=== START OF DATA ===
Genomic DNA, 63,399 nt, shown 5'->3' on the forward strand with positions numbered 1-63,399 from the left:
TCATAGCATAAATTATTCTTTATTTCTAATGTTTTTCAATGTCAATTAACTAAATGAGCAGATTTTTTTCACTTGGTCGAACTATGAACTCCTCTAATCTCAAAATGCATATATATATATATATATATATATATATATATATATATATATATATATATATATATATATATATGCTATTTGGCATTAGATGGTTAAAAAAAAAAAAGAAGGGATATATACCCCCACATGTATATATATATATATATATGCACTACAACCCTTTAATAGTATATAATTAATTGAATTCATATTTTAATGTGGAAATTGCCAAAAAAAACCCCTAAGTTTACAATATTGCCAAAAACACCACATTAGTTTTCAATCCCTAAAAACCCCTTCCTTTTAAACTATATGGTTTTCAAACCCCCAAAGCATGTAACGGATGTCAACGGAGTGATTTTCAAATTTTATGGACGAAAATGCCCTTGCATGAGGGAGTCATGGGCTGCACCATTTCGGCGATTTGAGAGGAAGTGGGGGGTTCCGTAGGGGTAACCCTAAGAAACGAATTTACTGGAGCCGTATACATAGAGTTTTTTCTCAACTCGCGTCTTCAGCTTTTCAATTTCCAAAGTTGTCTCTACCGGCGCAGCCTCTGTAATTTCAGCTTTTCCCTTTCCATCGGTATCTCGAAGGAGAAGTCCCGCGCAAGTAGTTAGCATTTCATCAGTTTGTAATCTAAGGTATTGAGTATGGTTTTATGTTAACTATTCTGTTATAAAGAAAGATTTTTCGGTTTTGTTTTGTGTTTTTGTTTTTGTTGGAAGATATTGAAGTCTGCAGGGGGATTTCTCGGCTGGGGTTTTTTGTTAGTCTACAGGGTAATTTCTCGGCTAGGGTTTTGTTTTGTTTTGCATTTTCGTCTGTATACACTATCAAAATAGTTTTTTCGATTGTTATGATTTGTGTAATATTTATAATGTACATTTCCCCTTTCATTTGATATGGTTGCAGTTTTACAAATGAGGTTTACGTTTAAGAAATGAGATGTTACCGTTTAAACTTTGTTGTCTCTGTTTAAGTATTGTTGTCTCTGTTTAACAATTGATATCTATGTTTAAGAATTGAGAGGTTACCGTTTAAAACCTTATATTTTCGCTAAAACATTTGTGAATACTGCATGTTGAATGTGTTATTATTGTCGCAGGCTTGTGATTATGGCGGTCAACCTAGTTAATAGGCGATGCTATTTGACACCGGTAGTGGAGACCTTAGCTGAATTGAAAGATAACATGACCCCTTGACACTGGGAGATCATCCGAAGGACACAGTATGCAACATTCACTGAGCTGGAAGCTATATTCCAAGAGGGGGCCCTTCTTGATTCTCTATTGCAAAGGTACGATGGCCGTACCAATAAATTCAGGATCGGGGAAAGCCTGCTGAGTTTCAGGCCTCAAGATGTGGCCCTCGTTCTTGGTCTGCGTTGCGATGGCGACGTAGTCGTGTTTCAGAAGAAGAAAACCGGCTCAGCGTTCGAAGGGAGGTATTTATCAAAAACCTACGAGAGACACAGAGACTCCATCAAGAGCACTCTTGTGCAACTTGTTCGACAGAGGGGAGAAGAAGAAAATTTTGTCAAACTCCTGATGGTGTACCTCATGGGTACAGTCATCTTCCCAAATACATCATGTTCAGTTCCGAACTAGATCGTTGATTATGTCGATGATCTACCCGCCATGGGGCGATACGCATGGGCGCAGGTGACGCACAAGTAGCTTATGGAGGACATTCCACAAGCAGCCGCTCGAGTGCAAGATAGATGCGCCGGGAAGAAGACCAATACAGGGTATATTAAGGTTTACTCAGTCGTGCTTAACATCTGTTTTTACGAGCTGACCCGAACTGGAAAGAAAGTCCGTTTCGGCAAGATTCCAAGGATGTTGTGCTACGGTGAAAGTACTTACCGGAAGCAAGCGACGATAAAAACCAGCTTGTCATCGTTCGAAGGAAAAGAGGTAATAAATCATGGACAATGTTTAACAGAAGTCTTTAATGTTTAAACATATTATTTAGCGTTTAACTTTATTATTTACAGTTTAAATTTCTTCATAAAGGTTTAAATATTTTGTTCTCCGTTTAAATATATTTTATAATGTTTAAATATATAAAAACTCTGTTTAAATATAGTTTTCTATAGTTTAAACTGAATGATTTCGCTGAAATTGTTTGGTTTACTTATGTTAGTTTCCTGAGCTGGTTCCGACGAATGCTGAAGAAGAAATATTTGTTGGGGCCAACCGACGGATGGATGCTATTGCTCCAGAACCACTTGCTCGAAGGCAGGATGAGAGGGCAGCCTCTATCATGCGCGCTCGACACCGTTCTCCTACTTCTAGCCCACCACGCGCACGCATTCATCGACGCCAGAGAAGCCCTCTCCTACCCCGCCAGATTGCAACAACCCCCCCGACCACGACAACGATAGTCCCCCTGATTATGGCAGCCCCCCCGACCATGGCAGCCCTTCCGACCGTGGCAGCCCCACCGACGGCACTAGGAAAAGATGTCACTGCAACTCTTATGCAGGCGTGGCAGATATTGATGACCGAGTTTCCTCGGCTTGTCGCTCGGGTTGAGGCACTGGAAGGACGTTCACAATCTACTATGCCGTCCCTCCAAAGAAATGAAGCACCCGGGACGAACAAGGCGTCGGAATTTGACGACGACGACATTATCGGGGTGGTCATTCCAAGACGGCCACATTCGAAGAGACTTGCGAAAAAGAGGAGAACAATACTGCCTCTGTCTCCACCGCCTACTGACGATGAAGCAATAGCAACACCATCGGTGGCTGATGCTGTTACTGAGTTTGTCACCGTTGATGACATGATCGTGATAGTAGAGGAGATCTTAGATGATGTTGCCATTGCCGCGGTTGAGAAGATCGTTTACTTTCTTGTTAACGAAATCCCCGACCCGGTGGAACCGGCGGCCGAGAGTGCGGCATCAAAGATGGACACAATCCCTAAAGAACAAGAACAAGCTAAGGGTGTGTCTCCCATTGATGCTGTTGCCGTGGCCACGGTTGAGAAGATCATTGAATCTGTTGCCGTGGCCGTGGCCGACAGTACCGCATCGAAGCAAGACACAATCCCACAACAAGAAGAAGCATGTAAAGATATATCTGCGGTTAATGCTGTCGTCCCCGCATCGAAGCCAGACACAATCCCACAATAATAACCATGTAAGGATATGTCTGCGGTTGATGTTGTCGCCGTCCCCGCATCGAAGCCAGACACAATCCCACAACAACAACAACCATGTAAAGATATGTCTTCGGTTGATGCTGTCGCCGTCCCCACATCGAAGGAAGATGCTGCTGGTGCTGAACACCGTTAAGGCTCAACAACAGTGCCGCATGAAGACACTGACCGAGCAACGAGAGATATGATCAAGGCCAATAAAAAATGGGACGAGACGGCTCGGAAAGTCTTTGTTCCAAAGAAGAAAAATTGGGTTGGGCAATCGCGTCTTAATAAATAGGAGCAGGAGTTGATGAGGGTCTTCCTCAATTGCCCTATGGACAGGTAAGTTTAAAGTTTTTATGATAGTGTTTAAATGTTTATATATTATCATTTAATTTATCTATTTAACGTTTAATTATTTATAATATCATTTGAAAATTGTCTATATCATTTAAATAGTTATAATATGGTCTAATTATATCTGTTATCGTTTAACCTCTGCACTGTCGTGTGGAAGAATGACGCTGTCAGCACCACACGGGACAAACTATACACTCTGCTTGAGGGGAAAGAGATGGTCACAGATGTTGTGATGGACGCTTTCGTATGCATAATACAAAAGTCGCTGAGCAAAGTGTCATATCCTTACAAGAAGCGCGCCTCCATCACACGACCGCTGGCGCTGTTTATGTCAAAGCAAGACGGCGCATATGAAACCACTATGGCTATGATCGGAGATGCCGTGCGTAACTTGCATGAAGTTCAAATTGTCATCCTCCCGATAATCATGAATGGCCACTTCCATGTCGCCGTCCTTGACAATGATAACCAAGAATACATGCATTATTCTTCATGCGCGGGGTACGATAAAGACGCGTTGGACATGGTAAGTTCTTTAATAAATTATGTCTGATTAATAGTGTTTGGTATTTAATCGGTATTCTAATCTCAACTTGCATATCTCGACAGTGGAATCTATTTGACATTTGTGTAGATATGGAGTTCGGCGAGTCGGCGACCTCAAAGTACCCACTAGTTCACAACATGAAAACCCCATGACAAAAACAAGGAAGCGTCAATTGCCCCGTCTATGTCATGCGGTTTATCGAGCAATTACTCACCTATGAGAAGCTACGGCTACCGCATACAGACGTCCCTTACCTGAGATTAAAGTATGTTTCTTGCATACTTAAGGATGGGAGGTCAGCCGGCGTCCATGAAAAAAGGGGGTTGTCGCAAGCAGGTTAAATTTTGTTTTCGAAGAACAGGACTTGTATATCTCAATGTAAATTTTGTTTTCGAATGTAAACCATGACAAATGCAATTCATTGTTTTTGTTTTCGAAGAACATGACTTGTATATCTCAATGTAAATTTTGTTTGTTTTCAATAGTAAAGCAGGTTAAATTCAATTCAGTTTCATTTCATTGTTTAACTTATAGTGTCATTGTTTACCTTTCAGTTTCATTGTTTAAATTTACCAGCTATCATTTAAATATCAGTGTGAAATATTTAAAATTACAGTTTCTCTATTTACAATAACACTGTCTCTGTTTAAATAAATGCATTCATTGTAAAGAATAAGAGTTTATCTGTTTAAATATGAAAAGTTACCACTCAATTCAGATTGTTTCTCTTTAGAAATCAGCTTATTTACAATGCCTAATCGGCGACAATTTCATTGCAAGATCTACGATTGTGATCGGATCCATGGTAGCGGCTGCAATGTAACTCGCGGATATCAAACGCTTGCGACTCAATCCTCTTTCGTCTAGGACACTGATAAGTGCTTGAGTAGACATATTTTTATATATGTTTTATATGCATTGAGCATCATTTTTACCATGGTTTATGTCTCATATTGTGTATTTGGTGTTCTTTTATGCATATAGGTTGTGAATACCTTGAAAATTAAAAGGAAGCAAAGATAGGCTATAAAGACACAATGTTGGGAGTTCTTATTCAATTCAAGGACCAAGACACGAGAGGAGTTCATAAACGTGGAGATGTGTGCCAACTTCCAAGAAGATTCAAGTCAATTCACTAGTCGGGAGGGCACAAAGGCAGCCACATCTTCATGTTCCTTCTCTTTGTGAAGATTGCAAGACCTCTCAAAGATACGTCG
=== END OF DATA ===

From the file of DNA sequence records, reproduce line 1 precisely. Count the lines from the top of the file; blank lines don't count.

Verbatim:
Genomic DNA, 63,399 nt, shown 5'->3' on the forward strand with positions numbered 1-63,399 from the left: